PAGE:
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FASHION & LIFESTYLE!
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Prefab Connected to the Land: House for Gudrun, Austria

Prefab Connected to the Land: House for Gudrun, Austria | FASHION & LIFESTYLE! | Scoop.it

With a tight budget, focusing on the most necessary in terms of floor space and construction was essential for this residential project in Austria. The result is a two-room-apartment of prefabricated timber elements on a concrete foundation.

A large living space, two small bedrooms and the entrance are organized around a central core containing the bathroom and technical installations. Four large openings create unique views into the surrounding landscape. According to their orientation – private or public, varying in size and position, with or without parapet, each deeply cut opening has its own characteristic.

A large window to the west offering an idyllic view of the landscape and an entrance leading to the neighbors and outdoors. Sitting on the wooden terrace, the homeowner finds peace and nature, receiving regular visits of neighbors and even those from local rabbits, foxes and deer...


Via Lauren Moss
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Passive Progressive: a bamboo-clad modern farmhouse in France

Passive Progressive: a bamboo-clad modern farmhouse in France | FASHION & LIFESTYLE! | Scoop.it
Among the first Passive Houses in France, this bamboo-clad farmhouse by the Parisian firm Karawitz Architecture brings a bit of green to tiny Bessancourt.

When architects Milena Karanesheva and Mischa Witzmann—the couple behind Paris-based Karawitz Architecture—decided it was time for more space, they knew that they’d have to move their private lives outside of the French capital. After much research they settled on the small town of Bessancourt, about 17 miles northwest of Paris, because it offered an easy train ride into the city and a five-minute walk to the Montmorency Forest, ideal for their two young kids. But as for the house they’d live in, as Karanesheva puts it, “We wanted to use the opportunity to experiment.”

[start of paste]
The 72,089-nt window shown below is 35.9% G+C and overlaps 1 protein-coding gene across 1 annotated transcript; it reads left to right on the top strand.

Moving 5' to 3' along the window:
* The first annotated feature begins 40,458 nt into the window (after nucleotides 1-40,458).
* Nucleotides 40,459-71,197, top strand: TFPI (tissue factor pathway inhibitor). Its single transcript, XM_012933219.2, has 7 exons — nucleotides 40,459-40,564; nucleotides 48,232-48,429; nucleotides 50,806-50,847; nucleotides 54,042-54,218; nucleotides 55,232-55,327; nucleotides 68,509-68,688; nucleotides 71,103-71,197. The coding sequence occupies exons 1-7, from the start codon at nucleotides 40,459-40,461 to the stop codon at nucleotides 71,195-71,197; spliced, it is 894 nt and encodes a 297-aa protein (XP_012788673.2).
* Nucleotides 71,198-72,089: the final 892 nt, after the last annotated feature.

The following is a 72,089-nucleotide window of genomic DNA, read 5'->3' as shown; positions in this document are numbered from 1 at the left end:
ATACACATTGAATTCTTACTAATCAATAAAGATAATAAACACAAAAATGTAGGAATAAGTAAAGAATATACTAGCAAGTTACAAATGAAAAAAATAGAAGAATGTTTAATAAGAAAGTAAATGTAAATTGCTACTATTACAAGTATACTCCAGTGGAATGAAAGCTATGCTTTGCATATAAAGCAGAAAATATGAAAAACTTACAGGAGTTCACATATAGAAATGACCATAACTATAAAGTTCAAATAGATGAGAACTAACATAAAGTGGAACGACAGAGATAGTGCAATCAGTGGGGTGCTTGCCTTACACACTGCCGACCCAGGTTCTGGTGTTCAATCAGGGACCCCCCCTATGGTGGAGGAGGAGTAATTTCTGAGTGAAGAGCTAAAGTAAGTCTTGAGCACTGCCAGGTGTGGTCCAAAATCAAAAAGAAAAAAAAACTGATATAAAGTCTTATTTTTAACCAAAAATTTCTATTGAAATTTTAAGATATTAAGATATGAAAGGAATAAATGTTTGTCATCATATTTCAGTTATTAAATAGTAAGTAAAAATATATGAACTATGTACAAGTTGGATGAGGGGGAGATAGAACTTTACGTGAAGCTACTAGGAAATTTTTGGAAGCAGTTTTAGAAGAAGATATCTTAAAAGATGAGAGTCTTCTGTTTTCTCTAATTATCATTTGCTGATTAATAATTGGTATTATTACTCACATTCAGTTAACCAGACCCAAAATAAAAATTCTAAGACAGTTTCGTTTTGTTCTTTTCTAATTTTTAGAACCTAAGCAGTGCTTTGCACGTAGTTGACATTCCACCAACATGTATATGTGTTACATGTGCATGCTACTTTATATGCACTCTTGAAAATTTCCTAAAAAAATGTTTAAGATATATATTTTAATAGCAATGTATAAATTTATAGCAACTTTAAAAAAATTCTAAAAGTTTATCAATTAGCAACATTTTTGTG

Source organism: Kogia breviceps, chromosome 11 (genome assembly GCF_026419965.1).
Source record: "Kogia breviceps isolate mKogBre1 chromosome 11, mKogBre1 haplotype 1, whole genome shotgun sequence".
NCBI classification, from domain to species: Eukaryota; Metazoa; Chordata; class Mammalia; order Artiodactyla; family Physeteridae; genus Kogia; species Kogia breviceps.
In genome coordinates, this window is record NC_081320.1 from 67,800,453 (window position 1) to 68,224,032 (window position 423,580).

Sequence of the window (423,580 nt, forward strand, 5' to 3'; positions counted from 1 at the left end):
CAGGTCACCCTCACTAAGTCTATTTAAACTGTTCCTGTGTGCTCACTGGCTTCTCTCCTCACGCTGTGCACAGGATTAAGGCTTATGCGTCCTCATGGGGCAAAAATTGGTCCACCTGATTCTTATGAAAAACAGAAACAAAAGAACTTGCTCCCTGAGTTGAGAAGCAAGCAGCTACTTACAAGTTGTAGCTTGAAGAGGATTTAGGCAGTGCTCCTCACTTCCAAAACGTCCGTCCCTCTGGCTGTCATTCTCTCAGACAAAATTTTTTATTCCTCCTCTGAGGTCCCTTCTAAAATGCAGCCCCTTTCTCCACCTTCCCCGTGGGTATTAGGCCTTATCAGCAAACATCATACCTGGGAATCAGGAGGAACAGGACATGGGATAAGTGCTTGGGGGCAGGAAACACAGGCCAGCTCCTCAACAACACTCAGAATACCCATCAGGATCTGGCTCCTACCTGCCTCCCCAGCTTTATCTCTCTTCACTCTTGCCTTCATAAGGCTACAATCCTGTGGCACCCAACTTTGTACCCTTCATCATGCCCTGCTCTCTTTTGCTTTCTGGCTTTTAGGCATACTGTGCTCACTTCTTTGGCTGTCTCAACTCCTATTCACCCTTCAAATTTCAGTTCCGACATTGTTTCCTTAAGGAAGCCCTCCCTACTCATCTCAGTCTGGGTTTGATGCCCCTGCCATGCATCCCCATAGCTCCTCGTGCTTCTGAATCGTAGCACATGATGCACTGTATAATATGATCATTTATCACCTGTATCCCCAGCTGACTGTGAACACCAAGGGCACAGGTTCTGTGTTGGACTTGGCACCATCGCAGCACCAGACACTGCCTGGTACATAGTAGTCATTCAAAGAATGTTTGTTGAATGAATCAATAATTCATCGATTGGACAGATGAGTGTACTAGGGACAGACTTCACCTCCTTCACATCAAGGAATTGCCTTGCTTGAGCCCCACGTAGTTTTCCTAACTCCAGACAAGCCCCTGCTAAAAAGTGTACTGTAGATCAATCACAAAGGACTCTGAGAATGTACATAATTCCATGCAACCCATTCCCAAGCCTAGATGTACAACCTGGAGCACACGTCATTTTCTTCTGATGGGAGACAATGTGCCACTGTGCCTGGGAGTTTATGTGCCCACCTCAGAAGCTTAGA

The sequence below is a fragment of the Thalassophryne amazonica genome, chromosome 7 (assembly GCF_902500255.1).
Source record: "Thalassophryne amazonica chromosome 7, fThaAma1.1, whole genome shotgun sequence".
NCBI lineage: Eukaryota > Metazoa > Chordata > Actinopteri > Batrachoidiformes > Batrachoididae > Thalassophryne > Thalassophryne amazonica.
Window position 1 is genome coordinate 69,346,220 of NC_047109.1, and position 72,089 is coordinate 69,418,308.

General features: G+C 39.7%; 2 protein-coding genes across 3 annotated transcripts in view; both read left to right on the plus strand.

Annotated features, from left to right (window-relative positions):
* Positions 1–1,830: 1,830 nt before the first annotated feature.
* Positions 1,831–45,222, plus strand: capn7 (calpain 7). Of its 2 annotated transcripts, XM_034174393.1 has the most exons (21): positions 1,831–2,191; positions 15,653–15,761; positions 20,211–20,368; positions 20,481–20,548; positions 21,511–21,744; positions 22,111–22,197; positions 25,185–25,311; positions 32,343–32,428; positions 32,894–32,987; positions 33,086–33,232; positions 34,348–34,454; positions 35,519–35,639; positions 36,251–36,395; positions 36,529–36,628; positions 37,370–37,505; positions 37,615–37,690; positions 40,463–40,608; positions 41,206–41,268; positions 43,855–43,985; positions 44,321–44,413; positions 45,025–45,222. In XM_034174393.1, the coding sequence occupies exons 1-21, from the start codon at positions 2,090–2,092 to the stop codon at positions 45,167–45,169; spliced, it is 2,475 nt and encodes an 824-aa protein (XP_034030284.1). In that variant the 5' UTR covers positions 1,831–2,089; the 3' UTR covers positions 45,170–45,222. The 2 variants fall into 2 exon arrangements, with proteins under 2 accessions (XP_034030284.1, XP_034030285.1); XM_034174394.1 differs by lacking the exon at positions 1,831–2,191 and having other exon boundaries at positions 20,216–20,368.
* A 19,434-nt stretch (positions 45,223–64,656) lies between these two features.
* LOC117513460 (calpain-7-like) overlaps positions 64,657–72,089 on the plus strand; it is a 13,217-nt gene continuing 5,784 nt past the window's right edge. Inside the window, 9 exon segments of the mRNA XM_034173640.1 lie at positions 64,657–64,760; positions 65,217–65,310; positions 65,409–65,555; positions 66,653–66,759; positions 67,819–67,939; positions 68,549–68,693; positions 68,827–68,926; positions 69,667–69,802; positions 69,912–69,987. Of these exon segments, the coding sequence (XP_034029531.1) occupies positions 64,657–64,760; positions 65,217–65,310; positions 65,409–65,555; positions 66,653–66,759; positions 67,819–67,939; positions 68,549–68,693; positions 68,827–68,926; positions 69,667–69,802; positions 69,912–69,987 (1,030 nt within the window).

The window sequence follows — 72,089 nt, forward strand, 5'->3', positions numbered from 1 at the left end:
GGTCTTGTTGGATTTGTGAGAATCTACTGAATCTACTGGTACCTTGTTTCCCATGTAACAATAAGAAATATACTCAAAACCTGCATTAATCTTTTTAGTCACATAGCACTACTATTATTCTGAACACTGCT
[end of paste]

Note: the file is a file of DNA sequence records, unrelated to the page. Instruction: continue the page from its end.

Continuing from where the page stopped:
They commenced building in 2008, with German Passive House standards as their sustainability polestar. By construction’s end they had created a 1,733-square-foot home that uses only 4,200 kilowatt-hours per year—about a tenth of what a conventionally constructed house in France might use. With no other means of heating or cooling than those generated by the structure—a tenet of Passive House design—the new home is modeled on the French country dwellings of the area. Regional aesthetic codes also made their presence felt—out went any plans for a terraced roof, in came the barnhouse slope—but the resulting bamboo-clad abstraction of a farmhouse makes a strikingly modern addition to the rural landscape...


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Climate-responsive architecture: Villa 921 by Harunatsu-Archi

Climate-responsive architecture: Villa 921 by Harunatsu-Archi | FASHION & LIFESTYLE! | Scoop.it

Villa 921 is a single-story concrete house designed to protect residents from extreme climate conditions. Located in Japan, at a remote island accessible only by boat, this unique home was designed by Harunatsu-Archi. 

Architecturally, wood and glass walls slide open across the front and rear of the building, allowing the wind to move through the spaces for natural ventilation, while projecting canopies shade the rooms and terrace from the harsh sun. During typhoons, the house and terrace can be screened behind protective coverings, which fasten onto the protruding eaves...

 

More from the architects:

“The usable area of the house only amounts to about 70 square metres,” said architects Shoko Murakaji and Naoto Murakaji. “This is by no means large, but thanks to the amazing views of the landscape, there is never a feeling of narrowness.”


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